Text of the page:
MICHAEL ORTON, UTAHPOLITICALCAPITOL.COM: Recently, Governor, the state has issued advisories on some of our waterways and water resources. About five, including the Jordan River, and they actually closed Blackridge Reservoir. This has been an ongoing toxicity problem, I guess the attitude has been, well, when the temperatures fall this will solve itself. But the problem has been ongoing and increasing, so given that this is you know, an ongoing problem, or appears to be, we're also looking at many municipalities with systems and technologies that are over 50 years old in their water treatment efforts. So does this suggest that cities and towns and municipalities are going to have to prepare for taxation for infrastructure? Because they want to keep their water safe for recreation and their community.
GOVERNOR HERBERT: Well, one of the big issues for us going forward into the future for Utah, as we've now become the fastest growing state in America, is water. It is the only limiting factor to growth that we have in the state. We live in a high desert area, and so water's always been a factor. And how we conserve and utilize water, how we develop our water resources going forward, are significantly important issues
Clearly, if we have outdated systems, if we have some unfortunate toxicity, and polluting of water, we've got to find ways to correct that, we don't have water to waste. And so there's going to be probably some costs, certainly some review. I know for our department of natural resources, which is kind of over the water allocations for the state of Utah, our water engineers, and certainly with our department of environmental quality working together in concert saying, we need to make sure we protect our water sources and our water sheds, make sure we conserve what we have.
We have the Slow the Flow, Save H2O campaign going on. And what do we do to develop additional sources of water to accommodate the growth over the next 50 years when we have a population which is going to double? So it's a significantly important issue, we are going to be working with our, we call them our water buffalos, our different water districts, our local municipalities, they've involved with water, as well as the state. So, it's an important issue that we are certainly cognizant of, and are working on
ERIK NEILSEN, KUED: Should the Republican Party drop its lawsuit on SB54?
GOVERNOR HERBERT: I think they would be wise to do that. It's again, SB54 as you recall was put in place as a compromise with the count my vote people who wanted to have just a general primary election, and the legislature that said, we're concerned about this going to the public, and the polling showed that it had about a 70% approval. And you would've lost the caucus convention system entirely.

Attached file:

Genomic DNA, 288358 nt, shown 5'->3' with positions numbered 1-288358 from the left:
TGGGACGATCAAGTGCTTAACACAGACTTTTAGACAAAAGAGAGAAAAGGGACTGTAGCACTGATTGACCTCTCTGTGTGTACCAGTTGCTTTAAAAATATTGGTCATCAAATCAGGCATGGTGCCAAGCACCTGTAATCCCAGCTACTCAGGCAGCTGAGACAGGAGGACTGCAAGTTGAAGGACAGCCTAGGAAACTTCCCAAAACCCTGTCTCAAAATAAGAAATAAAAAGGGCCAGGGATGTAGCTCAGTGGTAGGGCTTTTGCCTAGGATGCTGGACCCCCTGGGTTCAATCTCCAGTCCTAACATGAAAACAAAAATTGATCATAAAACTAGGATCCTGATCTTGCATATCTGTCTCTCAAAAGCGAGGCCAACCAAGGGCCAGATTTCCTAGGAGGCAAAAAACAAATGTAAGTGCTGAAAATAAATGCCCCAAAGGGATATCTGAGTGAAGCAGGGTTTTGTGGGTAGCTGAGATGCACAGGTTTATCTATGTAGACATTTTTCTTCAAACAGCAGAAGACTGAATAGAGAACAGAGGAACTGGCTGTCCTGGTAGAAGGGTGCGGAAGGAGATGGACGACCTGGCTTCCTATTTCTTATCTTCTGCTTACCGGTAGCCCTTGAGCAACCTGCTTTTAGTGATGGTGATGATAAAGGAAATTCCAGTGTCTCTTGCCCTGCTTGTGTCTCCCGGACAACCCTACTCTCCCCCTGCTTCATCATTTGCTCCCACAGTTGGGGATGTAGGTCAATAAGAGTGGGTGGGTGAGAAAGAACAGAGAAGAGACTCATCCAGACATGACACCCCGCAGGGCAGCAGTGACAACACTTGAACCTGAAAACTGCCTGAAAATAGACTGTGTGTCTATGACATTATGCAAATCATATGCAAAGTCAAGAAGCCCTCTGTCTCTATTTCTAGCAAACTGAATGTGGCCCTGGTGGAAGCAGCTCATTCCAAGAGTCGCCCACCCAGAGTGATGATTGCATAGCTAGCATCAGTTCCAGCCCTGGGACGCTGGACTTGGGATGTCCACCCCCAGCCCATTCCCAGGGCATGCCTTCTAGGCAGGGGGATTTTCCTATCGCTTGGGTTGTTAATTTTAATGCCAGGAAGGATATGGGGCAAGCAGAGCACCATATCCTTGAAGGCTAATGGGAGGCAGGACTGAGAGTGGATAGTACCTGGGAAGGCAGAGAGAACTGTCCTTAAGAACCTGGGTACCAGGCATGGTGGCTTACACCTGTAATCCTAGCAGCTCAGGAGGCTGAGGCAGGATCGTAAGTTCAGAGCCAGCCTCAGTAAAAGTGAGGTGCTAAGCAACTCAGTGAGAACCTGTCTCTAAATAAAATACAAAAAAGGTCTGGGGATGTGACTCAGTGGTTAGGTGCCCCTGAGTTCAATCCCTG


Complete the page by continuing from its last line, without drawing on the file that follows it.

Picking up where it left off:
So in the spirit of compromise and finding a way to go together in kind of a win win situation, we had Senate Bill 54. I signed it, believing that was a good compromise, and people of good will maybe having a little different points of view, came together in the Senate Bill 54 in a dual pathway. The disappointment to me has been the divisiveness it's caused as a Republican in the Republican Party. The accusations back and forth that I'm more pure than you are, and this is a bad way to do this, and I don't have to be obligated to uphold this compromise, because I was not a part of it, some of the things that's come out of our discussions with our central committee and delegates and others running for office has been disappointing.
In fact I've said, in hindsight, I wished I'd vetoed Senate Bill 54, just because of this backbiting and divisiveness. That being said I signed it because I thought it was a good compromise. And the Republican Party has spent a lot of money in litigation, they are significantly upside down when it comes to $450,000 in debt. And that's disappointing to me as a Republican, because we should be the party of fiscal responsibility. And that shows a lack of budgetary management skills. So I don't, we've lost in court on this issue. I don't know that we're going to win in the appellate court. But we're just two or three weeks away from doing it, so for me I don't really care at this point. Let's get it through the courts, let's see what they say, and then react to that. But once we get beyond that, you know, I think Senate Bill 54 ought to stay as the law of the land unless somehow the courts overturn it.
BOB BERNICK, UTAHPOLICY.COM: You would veto a repeal if it came to your desk?
GOVERNOR HERBERT: I would, I think that's been dealt in good faith. And to step back on that, and I don't think there's, at least my sense is that the legislative body as the majority would not want to repeal it. They dealt in good faith. They felt like they did the right thing. And I think they would feel like it was a betrayal of their agreement to repeal.
LEE DAVIDSON, SALT LAKE TRIBUNE: Have you talked to Rob Anderson, the chairman of the party, about whether he should unilaterally drop the lawsuit?
GOVERNOR HERBERT: I haven't talked to him about that issue. I have talked with him about the last central committee meeting and how things turned out. The lieutenant governor was there, I was out of town. And the cost. I'm trying to raise money to help get the party back on solid footing, we'll be doing that, we've given money and we'll be giving more money. I've got my gala coming up, which will raise some money which we'll be able to use to help fund some of the party's operational needs.